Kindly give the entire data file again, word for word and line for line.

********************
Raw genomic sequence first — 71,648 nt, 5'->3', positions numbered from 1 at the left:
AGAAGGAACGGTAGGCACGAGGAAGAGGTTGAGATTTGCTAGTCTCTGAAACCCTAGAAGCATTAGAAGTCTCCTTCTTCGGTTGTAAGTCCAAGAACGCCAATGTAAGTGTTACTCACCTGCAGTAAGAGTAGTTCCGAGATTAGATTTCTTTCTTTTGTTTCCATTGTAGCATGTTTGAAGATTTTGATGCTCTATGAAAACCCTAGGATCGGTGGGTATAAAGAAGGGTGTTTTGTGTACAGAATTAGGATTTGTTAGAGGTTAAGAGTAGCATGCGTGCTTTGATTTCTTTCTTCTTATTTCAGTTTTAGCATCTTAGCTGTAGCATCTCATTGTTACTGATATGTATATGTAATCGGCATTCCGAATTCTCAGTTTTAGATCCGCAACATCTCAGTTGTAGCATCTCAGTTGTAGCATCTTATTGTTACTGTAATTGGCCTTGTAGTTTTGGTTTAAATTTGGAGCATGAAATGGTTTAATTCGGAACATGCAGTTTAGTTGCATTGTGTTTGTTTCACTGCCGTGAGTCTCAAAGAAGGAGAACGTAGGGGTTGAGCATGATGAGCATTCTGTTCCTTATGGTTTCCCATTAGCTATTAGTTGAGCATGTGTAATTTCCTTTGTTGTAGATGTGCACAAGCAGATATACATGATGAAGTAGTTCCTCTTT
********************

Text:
Raw genomic sequence first — 71,648 nt, 5'->3', positions numbered from 1 at the left:
AGAAGGAACGGTAGGCACGAGGAAGAGGTTGAGATTTGCTAGTCTCTGAAACCCTAGAAGCATTAGAAGTCTCCTTCTTCGGTTGTAAGTCCAAGAACGCCAATGTAAGTGTTACTCACCTGCAGTAAGAGTAGTTCCGAGATTAGATTTCTTTCTTTTGTTTCCATTGTAGCATGTTTGAAGATTTTGATGCTCTATGAAAACCCTAGGATCGGTGGGTATAAAGAAGGGTGTTTTGTGTACAGAATTAGGATTTGTTAGAGGTTAAGAGTAGCATGCGTGCTTTGATTTCTTTCTTCTTATTTCAGTTTTAGCATCTTAGCTGTAGCATCTCATTGTTACTGATATGTATATGTAATCGGCATTCCGAATTCTCAGTTTTAGATCCGCAACATCTCAGTTGTAGCATCTCAGTTGTAGCATCTTATTGTTACTGTAATTGGCCTTGTAGTTTTGGTTTAAATTTGGAGCATGAAATGGTTTAATTCGGAACATGCAGTTTAGTTGCATTGTGTTTGTTTCACTGCCGTGAGTCTCAAAGAAGGAGAACGTAGGGGTTGAGCATGATGAGCATTCTGTTCCTTATGGTTTCCCATTAGCTATTAGTTGAGCATGTGTAATTTCCTTTGTTGTAGATGTGCACAAGCAGATATACATGATGAAGTAGTTCCTCTTT